Oral Presentation- Symposium 12th International Mammalogical Congress

Limited dispersal in an ectoparasitic mite, Laelaps giganteus, contributes to significant phylogeographic congruence with the rodent host, Rhabdomys (#263)

Adriaan Engelbrecht 1 2 3 , Sonja Matthee 1 , Nina du Toit 1 2 , Conrad A Matthee 2
  1. Department of Conservation Ecology and Entomology, Stellenbosch University, Stellenbosch, Western Cape, South Africa
  2. Evolutionary Genomics Group, Department of Botany and Zoology, Stellenbosch University, Stellenbosch, Western Cape, South Africa
  3. University of the Western Cape, Bellville, Cape Town, Western Cape, South Africa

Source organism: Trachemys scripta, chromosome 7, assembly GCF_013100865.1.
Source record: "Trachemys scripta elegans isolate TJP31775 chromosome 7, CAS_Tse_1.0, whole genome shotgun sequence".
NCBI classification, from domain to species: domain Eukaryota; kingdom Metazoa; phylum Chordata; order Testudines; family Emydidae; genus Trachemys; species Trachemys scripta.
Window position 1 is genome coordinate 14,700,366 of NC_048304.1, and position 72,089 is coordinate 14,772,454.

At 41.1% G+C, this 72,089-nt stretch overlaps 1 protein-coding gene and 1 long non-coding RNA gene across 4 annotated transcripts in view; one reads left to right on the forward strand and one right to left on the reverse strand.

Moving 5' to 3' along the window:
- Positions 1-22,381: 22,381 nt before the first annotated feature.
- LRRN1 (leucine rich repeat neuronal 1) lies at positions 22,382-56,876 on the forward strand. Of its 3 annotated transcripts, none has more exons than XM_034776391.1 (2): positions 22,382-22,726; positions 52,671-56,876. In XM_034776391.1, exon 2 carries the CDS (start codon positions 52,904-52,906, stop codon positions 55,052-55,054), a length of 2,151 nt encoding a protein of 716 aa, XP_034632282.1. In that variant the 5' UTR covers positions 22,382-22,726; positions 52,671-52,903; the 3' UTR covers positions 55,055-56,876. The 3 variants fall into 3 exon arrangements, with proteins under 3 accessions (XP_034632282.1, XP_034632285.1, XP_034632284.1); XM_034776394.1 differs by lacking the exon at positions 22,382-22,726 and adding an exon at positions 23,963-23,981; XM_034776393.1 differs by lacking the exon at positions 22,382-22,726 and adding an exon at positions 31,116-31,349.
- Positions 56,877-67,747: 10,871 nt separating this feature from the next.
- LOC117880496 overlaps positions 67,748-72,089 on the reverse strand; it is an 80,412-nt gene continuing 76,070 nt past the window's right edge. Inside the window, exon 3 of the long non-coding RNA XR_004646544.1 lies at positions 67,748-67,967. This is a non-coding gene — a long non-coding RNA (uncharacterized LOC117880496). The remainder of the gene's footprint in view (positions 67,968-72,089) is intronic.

Exploring how biogeography, parasite life history and host vagility influences evolutionary codivergence, we followed a comparative phylogeography approach using a host-specific non-permanent mite, Laelaps giganteus, that occurs on four rodent species within the genus Rhabdomys. A mtDNA COI haplotype network derived for 278 parasite specimens showed marked phylogeographic congruence with host distributions. Analysis of the less variable nuclear intron Tropomyosin was partially consistent with these results. Although distance-based cophylogenetic analyses in AXPARAFIT failed to support significant mtDNA codivergences (P ≥ 0.02), event-based analyses revealed significant cophylogeny between sampling localities of Rhabdomys and Laelaps using CORE-PA (P = 0.046) and JANE (P = 0.026; P = 0.00). These findings, in conjunction with the weak congruence previously reported among the permanent ectoparasitic lice Polyplax and Rhabdomys, suggest that host–parasite intimacy is not the most important driver of significant codivergence in our study system. Instead, the more restricted dispersal ability of L. giganteus, when compared to Polyplax, resulted in stronger spatial structuring and this could have resulted in significant codivergence. Host switching occurred predominantly on the edges of host distributions and was probably facilitated by climate-induced range shifts. When host ranges shift, the phylogeographic structure of L. giganteus is not reflecting the host movements as most of the nest bound parasites do not disperse with the host (they miss the boat) and the genetic contribution of the few dispersing mite individuals is often overwhelmed by the large number of individuals already present in nests within the new environment (causing them to drown on arrival).